Let’s build in Lantau country parks, say rural committees

Lantau rural committee leaders have complained the government’s development plans don’t go far enough, with three calling for development in country parks.

Speaking at last week’s Islands District Council meeting, South Lantao Rural Committee representative Cheung Fu said that with several hundred thousand people on the public housing waiting list, new homes should be built on “low ecological value country park land.”

Fan Chi-ping, the Tung Chung Rural Committee representative, said the government should care more about the “feelings of rural people,” Local Press reported. Despite Hong Kong’s rank as the world’s most unaffordable housing market, Fan said there were too many “conservation sites,” which was forcing down the market value of land.

“Right now 80% of the land is conservation land. Isn’t that enough?” he said.

Their views reflect sentiments expressed by CY Leung, who has called for new home construction in country parks on a number of occasions. Development Secretary Paul Chan has ruled out any construction during the term of the current government.

Lou Cheuk-wing, the Tai O representative, demanded the government make good on its commitment to build a coastal road through the Lantau North Country Park from Tung Chung to Tai O. The road was in earlier LanDAC plans but appears to have been canned in favour of a walking trail. Lou the current proposals didn’t offer enough development, saying said he wanted to increase the town’s population from 2,000 to 8,000.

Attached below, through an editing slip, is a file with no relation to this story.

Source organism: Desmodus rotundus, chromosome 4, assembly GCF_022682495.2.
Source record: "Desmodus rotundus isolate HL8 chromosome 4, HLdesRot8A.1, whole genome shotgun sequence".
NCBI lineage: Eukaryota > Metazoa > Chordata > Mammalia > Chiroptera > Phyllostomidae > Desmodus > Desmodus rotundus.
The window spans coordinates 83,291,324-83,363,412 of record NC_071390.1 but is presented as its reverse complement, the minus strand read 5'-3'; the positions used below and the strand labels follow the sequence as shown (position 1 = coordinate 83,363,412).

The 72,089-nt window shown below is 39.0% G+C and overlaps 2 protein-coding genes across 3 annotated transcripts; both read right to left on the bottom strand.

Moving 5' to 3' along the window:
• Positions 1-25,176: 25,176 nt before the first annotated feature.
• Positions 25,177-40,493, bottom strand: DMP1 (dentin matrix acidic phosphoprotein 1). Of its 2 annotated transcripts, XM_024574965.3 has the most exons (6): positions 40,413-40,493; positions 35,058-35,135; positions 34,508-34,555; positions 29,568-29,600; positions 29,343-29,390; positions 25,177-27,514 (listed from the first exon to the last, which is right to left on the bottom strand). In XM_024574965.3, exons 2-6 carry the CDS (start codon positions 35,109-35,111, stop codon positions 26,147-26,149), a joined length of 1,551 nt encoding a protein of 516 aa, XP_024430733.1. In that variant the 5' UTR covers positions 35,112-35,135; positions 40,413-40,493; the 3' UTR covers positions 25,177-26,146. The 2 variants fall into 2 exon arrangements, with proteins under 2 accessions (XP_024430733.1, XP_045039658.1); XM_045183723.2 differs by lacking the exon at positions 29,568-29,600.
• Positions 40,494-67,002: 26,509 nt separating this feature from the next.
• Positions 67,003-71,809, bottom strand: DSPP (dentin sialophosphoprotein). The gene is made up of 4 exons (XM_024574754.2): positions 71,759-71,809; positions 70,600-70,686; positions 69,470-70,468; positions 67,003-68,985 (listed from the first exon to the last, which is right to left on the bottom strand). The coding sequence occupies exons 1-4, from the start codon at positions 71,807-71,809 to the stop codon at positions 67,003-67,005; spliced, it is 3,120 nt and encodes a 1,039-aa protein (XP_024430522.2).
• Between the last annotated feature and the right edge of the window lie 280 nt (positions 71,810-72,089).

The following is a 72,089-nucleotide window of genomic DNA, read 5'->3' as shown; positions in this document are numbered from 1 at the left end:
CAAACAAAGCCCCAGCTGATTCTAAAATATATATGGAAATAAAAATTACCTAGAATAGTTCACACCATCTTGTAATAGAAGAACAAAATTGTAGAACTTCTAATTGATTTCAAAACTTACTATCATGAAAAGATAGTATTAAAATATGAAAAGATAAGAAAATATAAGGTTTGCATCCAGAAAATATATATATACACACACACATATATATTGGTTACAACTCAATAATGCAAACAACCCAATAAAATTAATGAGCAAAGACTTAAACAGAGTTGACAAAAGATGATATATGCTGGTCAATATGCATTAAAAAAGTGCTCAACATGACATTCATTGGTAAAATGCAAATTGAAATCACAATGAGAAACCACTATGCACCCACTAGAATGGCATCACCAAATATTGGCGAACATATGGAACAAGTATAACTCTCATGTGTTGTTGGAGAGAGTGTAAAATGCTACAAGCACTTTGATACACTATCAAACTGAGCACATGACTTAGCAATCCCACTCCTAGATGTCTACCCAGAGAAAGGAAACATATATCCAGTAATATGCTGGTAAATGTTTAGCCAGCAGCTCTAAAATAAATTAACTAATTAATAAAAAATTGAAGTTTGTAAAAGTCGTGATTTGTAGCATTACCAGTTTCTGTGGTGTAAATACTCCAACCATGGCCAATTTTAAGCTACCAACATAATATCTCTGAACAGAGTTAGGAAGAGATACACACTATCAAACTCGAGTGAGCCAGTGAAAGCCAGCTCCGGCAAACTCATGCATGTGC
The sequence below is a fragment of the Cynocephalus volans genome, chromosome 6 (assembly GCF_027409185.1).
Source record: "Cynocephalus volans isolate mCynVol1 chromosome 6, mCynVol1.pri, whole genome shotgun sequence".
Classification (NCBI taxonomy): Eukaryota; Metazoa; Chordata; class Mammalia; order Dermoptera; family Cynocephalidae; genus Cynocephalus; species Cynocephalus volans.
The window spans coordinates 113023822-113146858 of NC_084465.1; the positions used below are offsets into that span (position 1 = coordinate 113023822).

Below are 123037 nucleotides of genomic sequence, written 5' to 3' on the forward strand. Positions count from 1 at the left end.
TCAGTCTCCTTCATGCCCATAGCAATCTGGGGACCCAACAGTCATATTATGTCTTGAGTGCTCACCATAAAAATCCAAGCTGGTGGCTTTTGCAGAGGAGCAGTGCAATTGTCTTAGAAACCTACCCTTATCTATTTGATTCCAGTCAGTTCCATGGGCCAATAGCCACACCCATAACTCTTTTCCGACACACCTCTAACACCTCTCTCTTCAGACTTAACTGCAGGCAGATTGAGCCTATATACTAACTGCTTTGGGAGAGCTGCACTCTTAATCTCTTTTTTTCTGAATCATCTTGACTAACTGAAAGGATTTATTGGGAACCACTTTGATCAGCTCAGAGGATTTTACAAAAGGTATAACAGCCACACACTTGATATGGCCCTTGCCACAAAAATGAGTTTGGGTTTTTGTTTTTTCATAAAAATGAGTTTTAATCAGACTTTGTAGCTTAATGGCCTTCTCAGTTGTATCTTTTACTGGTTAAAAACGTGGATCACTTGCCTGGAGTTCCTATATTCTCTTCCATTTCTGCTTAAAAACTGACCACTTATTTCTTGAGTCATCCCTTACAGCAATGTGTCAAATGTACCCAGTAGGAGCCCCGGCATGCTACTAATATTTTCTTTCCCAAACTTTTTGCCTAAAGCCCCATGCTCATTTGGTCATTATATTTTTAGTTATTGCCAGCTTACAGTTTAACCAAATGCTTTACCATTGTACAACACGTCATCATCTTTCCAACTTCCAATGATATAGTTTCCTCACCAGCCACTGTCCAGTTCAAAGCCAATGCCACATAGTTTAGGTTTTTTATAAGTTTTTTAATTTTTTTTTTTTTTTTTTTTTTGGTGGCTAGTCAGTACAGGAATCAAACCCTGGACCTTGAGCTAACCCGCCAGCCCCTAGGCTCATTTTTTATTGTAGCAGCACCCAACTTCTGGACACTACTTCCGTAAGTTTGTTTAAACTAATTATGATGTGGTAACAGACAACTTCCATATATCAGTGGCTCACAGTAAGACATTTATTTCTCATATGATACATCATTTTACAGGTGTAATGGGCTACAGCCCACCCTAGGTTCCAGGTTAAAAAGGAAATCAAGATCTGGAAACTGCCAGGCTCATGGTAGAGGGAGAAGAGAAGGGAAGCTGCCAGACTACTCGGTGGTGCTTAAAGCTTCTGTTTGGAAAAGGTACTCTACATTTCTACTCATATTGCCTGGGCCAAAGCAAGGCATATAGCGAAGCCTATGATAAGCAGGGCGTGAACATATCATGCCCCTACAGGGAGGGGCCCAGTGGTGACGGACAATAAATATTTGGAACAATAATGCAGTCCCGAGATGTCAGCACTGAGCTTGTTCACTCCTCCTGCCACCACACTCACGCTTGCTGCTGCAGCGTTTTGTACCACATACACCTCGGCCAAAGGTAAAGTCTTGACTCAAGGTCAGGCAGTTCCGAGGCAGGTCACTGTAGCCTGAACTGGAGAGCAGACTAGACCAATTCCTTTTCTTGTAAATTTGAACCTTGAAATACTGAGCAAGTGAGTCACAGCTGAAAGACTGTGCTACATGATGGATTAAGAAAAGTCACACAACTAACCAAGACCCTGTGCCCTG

Elected members of the council were more critical, however. “Lantau is like a steak being carved up,” Democrat Eric Kwok told the meeting.  He said the LanDAC report failed to apply internationally-recognised concepts of environmental carrying capacity and baseline assessment to estimate the impact of development measures.

He noted that previous governments had created the Lantau Concept Plan, which had involved a detailed public consultation process, including 23 forums and 540 submissions. The current proposal has been drawn behind closed doors by a committee of mostly businesspeople and political appointees.  Only three public meetings have been scheduled for public consultation.

Even pro-government members expressed reservations. Bill Tang Ka-piu, from the pro-Beijing HKFTU, said people were wondering whether the plan was just a real estate project that would lead to higher rents. He said many citizens question how the plans would help them and did not see any new opportunities to create busineses.

Holden Chow, a senior DAB member, said mainlanders coming to buy daily necessities caused conflict with the local community. He called for a dedicated mall where visitors could buy household items.

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